A Georgia man’s last payment from his boss has left him feeling penny dreadful.

Andreas Flaten of Fayetteville, Ga., heard his doorbell ring about 7 p.m. on March 12. At the door, a wavy-haired young man with an unfamiliar face told him, “Hey, your money is at the end of the driveway, bud,” the New York Times reported.

When the young father tried to leave his home about an hour after the stranger appeared on his porch, he found more than 500 pounds of greasy pennies piled up at the end of his driveway, a pay stub and an envelope with an expletive scrawled on it, above a squiggly underline.

Flaten and his girlfriend, Olivia Oxley, spent hours hauling the pennies up the driveway. The haul sits in a green wheelbarrow whose tires have deflated under the weight of the copper-coated cash.

“I think that’s going to be a lot of work for money I’ve already worked for,” Flaten told Atlanta’s Fox 5. “It’s going to be hours upon hours of just trying to clean this money up so that it’s even able to be spent. It’s definitely not fair at all.”

The unusual last payment sparked a lot of penny and car puns, along with conversations online about bad bosses, once Oxley posted a video of the pennies twinkling under her cellphone light beneath the night sky.

Flaten left A OK Walker Autoworks in Peachtree City, Ga., in November because of a toxic work environment, he told CBS 46.

Flaten said the working relationship soured when the business’s owner, Miles Walker, didn’t honor their agreement that Flaten could pick up his child from day-care at 5 p.m. each day, the Times reported. The need to pick up his daughter grew more acute amid coronavirus restrictions affecting child-care centers, according to the New York Times.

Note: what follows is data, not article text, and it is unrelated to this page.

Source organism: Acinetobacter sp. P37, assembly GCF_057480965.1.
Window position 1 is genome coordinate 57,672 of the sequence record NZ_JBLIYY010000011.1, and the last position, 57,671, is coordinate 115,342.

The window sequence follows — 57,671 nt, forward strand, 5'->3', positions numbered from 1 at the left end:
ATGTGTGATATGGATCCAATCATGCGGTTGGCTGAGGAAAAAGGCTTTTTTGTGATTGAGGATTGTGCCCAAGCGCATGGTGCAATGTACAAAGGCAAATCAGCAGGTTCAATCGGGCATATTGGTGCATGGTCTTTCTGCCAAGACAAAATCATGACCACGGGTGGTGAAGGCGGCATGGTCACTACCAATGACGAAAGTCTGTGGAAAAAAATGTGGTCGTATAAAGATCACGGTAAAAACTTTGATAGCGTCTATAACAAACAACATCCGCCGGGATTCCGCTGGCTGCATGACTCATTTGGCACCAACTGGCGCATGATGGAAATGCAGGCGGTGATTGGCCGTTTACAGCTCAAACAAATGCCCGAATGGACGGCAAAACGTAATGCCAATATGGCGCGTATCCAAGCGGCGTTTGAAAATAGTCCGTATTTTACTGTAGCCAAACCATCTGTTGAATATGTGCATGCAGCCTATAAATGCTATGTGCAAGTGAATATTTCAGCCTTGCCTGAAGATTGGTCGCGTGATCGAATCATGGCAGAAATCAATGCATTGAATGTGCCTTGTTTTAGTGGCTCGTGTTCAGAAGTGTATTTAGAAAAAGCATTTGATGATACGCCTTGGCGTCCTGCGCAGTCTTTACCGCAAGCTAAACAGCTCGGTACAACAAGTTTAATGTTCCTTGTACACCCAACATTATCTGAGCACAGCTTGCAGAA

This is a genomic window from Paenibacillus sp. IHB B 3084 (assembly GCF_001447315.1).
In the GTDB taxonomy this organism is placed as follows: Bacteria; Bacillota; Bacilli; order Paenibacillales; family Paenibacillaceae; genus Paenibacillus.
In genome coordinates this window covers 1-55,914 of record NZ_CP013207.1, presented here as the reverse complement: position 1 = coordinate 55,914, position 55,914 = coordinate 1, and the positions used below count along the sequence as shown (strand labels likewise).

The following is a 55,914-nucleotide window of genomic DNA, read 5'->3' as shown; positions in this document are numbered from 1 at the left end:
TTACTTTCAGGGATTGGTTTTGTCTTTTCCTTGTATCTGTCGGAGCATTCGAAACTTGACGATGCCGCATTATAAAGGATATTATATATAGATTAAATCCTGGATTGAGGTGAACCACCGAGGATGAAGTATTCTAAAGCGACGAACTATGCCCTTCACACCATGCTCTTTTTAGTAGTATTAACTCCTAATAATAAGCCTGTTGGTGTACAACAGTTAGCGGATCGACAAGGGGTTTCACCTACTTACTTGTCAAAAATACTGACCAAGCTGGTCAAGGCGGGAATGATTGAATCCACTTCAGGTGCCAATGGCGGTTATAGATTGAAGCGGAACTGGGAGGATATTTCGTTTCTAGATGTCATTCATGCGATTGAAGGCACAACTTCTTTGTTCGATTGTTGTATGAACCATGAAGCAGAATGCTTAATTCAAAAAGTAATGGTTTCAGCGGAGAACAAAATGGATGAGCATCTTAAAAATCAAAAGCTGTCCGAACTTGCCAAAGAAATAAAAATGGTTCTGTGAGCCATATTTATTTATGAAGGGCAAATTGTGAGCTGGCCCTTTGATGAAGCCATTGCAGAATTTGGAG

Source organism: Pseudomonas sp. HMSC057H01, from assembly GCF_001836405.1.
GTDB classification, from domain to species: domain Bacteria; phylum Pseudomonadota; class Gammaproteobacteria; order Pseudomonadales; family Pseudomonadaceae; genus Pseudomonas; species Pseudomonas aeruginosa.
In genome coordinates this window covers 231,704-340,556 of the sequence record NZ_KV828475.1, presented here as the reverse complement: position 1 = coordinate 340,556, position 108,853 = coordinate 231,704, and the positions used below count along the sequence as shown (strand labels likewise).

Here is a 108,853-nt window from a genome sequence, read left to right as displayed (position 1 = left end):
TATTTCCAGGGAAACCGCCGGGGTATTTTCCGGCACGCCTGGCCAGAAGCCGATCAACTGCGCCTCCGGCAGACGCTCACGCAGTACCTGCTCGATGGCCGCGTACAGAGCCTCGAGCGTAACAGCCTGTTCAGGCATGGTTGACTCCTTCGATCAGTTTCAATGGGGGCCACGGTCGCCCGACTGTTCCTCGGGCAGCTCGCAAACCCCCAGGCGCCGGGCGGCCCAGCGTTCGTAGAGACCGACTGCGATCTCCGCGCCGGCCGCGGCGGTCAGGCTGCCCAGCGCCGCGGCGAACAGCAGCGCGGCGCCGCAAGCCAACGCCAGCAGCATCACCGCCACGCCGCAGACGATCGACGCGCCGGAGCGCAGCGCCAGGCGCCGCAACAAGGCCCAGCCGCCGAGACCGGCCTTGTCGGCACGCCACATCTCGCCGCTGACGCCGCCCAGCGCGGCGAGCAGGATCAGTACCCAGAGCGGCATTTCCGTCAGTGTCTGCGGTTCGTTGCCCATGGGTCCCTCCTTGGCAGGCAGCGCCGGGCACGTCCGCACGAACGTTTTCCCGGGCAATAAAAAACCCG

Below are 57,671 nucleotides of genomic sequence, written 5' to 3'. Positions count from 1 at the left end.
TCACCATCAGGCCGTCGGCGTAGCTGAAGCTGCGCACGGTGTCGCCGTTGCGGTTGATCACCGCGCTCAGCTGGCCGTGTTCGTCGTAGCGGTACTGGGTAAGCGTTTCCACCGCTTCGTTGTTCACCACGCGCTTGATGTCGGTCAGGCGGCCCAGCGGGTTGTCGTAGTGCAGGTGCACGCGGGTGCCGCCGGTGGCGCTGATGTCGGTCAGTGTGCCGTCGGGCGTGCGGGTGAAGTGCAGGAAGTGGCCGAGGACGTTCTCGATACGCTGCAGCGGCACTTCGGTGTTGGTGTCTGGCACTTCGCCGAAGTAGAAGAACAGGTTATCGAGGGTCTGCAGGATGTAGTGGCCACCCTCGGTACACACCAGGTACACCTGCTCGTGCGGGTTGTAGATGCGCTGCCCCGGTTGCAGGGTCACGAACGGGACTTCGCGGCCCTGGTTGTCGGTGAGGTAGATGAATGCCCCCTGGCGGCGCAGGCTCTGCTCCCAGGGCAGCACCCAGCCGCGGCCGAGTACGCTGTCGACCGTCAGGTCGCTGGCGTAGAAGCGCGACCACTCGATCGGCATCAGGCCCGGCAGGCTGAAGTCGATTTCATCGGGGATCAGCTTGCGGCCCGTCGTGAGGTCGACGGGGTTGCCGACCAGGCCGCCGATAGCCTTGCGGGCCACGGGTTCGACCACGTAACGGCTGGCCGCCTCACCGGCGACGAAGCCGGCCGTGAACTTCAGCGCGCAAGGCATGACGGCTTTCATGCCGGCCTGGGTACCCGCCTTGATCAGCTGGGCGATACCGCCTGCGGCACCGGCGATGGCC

Flaten submitted a letter to his boss explaining his departure, with his two weeks’ notice, and delivered his laundered work uniform in a box, Oxley said in her Instagram post.

He waited for his last paycheck of $915 to arrive, until weeks turned to months. At one point, Walker was claiming damage to the shop as a reason for the lack of payment, Oxley alleged.

Walker hasn’t publicly disputed Oxley’s claims. He didn’t respond to requests for comment.

Flaten told Fox 5 that he contacted the Georgia Labor Department and the U.S. Labor Department to try to get his payment.

After the word “lawyer” dropped in another exchange with his former boss, the pennies soon showed up on the driveway, Oxley claimed.

Allegations of dysfunction have dogged the auto shop, which boasts about doing work for Clint Eastwood on “Trouble With the Curve” and for the customized 1971 Ford Mustang Sportsroof named Eleanor in “Gone in 60 Seconds.”

One former employee told CBS 46 that Walker has ripped up final paychecks in front of employees before, and another former employee alleged that he pulled down her pants in a lobby as a joke.

Walker told the news station that the pennies didn’t matter because Flaten got paid.

“He’s a … weenie for even bringing it up,” Walker said.

Flaten probably doesn’t have any legal options to pursue because being paid in greasy pennies for work isn’t exactly illegal, a spokesperson for the Labor Department told the New York Times.

He will continue soaking his coins in a concoction of dish liquid, vinegar and water and wiping off each penny. It takes about an hour-and-a-half just to clean off several-hundred, he told Fox 5.

“It sucks. It absolutely sucks,” he said. “I wouldn’t wish this upon anybody.”

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